Halloween White Elephant: Shutter (2004)


Posted by:

Jump scares may be cheap, and often times they only serve to cheapen the experience of a given film. It’s always a pleasant surprise when you come across an exception to that rule. In the case of Shutter, it was both a pleasant surprise and at times an absolutely fucking terrifying experience. What is actually a pretty straight-forward story is executed with amazing precision and gives the film a brilliant intensity. When combined with absolutely chilling makeup effects and a creepy score, all of that adds up to a great horror movie. It also is now responsible for my not wanting to take a picture of anything. Ever.

Halloween White Elephant: Cemetery Man (1994)


Posted by:

From Peter Hall–“Quite simply one of the best horror movies of the ’90s.  Sure, it’s not a straight scary movie, but it has a whimsical sense of the macabre that is impossible to not fall in love with.  Style aside, it’s also just a very unique zombie film that doesn’t treat the undead like an abominable plague, but more like a comedic pestilence that one poor schlub has to deal with.”

A funny story about this White Elephant series and Peter’s assignment of this film to me is that Cemetery Man has been assigned to me before. Well, not really assigned, but our very own Brian Kelley very generously lent me his out-of-print DVD as a recommended companion piece to Dylan Dog: Dead of Night when it was released in theaters. I don’t know if it would have made Dylan Dog any better (probably not), but now that I’ve finally gotten the chance to see it, I’m even more grateful for this series as it has exposed me to a uniquely fantastic film in Cemetery Man aka Dellamorte Dellamore.

Terror Tuesday Report: The Exterminator


Posted by:

The Film

Quite often at Terror Tuesday we sit down to watch a film that may not fit within the confines of traditional horror. This is one of those weeks as we sat down for cult favorite vigilante film The Exterminator. A favorite of Terror Tuesday host Zack Carlson, we were treated to a mini trivia contest in which he had a few copies of the new blu-ray release of this film to give away as prizes. That seemed to get the crowd properly fired up for the movie, which had a little bit of a later start than we’re accustomed to for Terror Tuesday. And if Zack’s intro didn’t get us in the proper mood, the soft rock stylings of Roger Bowling crooning a song called “Heal It” certainly did the trick.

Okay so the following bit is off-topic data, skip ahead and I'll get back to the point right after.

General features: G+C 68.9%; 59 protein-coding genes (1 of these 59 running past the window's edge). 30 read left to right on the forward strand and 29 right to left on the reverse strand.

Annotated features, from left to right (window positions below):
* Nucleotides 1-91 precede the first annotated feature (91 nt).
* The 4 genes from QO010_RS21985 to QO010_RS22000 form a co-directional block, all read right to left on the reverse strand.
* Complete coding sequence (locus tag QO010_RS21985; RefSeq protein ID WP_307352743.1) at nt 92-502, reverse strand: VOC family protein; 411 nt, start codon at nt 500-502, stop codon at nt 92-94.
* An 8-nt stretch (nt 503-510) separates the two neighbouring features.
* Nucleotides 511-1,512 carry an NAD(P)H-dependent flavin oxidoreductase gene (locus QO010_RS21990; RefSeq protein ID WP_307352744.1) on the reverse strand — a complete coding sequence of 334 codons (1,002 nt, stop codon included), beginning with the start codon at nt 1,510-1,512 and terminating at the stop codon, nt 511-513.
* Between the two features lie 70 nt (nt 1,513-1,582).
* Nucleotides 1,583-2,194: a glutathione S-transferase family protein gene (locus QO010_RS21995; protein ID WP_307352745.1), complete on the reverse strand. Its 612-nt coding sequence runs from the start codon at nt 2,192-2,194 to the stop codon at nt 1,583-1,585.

Terror Tuesday Report: The Visitor


Posted by:

The Film

Terror Tuesday host Zack Carlson has a brilliant way of building up the anticipation for the films we’re about to see. In this week’s Terror Tuesday, he told us a story of a director named Giulio Paradisi, a man who felt he had a unique film and didn’t want to be saddled with the stereotypes that had developed toward Italian horror directors. To combat against these stereotypes, he changed his name to Michael J. Paradise, a name worthy of even the sleaziest car salesman or, in this case, a very strange director.

Very loosely, the story is centered on an 8-year-old girl with telekinetic powers and then switches focus to the battle between good and evil. Katy is a unique child, carrying within her the power of Sateen, and her primary mission on earth is to carry this power forward, a task accomplished by convincing her mother Barbara to bear a similarly endowed male child with whom Katy would eventually mate with. Representing good is an old man who comes complete with his own theme music that sounds like something straight out of a Blaxploitation film. He’s been sent forth to Earth by Jesus, who lives in space and tells stories to children about the impending doom that Katy represents. Believe it or not it gets even crazier than that.




Recent Comments